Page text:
North Macedonia introduces CO2-based vehicle tax

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On 1 January 2020, North Macedonia introduced a new tax to promote fuel economy for passenger vehicles (cars, motorbikes and vans for the combined transport of people and goods). GFEI, through UN Environment and the Regional Environment Center (REC) have provided extensive training and policy support for more than five years, and have been instrumental in advising about the CO2-based design of the new vehicle tax.

Macedonia first established a fuel economy baseline in 2013, and a second phase of support commenced in 2015. A National Working Group was established in early 2016 to monitor and support project implementation, comprised of the Ministry of Economy - Department of Vehicles, the Faculty of Information Technology, University of Niš (Serbia), the Ministry of Environment and Physical Planning, the Macedonian Environmental Information Centre, the Ministry of Transport and Communications, Department of Freight and Passenger Transport and the Ministry of Interior - Department of Vehicles. By 2019 proposed national policy had been drafted and reviewed with support from UNEP, and included the following:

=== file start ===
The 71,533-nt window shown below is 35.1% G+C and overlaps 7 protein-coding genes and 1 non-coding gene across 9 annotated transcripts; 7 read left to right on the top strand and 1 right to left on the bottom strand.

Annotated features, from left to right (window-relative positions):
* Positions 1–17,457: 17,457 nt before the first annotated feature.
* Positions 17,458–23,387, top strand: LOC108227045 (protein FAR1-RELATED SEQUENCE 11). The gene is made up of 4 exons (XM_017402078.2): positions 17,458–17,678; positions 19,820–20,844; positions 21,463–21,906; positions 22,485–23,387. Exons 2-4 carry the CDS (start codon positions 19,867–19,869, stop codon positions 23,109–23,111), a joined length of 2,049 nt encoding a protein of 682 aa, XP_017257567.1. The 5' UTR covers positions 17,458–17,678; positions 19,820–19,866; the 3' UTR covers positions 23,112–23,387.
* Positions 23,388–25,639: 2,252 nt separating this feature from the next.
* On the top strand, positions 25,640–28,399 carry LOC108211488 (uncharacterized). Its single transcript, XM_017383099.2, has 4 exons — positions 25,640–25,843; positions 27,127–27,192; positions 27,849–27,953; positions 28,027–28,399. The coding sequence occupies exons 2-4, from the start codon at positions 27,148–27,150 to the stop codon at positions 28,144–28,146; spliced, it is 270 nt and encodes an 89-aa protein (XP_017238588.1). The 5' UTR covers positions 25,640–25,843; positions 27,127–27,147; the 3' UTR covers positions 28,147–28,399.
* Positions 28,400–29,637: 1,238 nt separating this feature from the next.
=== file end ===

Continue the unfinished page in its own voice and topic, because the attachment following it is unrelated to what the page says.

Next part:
• Replacement of the current excise duty on vehicle imports with a new vehicle tax
  • A proposed subsidy program for clean vehicles
  • A recommendation to enforce the already existing rulebook on auto fuel economy labelling. A public information campaign on auto fuel economy was held from September to December 2018 using social media

The policy proposal, tax proposals and all supporting documentation are available from the REC Macedonia website. A summary of the project recommendations are also available here. In April 2019, the Customs Administration submitted the new excise proposal as a part of the ‘New Law on Vehicles’ to the Government and was adopted in June 2019.

The new vehicle tax covers new and used motor vehicles that are imported and / or put into free circulation in the country for the first time. The tax is based on the value of the vehicle and its CO2 emissions (the amount of average CO2 emissions multiplied by the value of 1 gram of carbon dioxide - CO2 for a given category, depending on the fuel type of the vehicle). There are also specific rules for hybrid vehicles (the tax is reduced by 50%), pick-up trucks, and motorcycles (the tax is based on engine volume). It is the first time that vehicle tax has been linked to levels of emissions.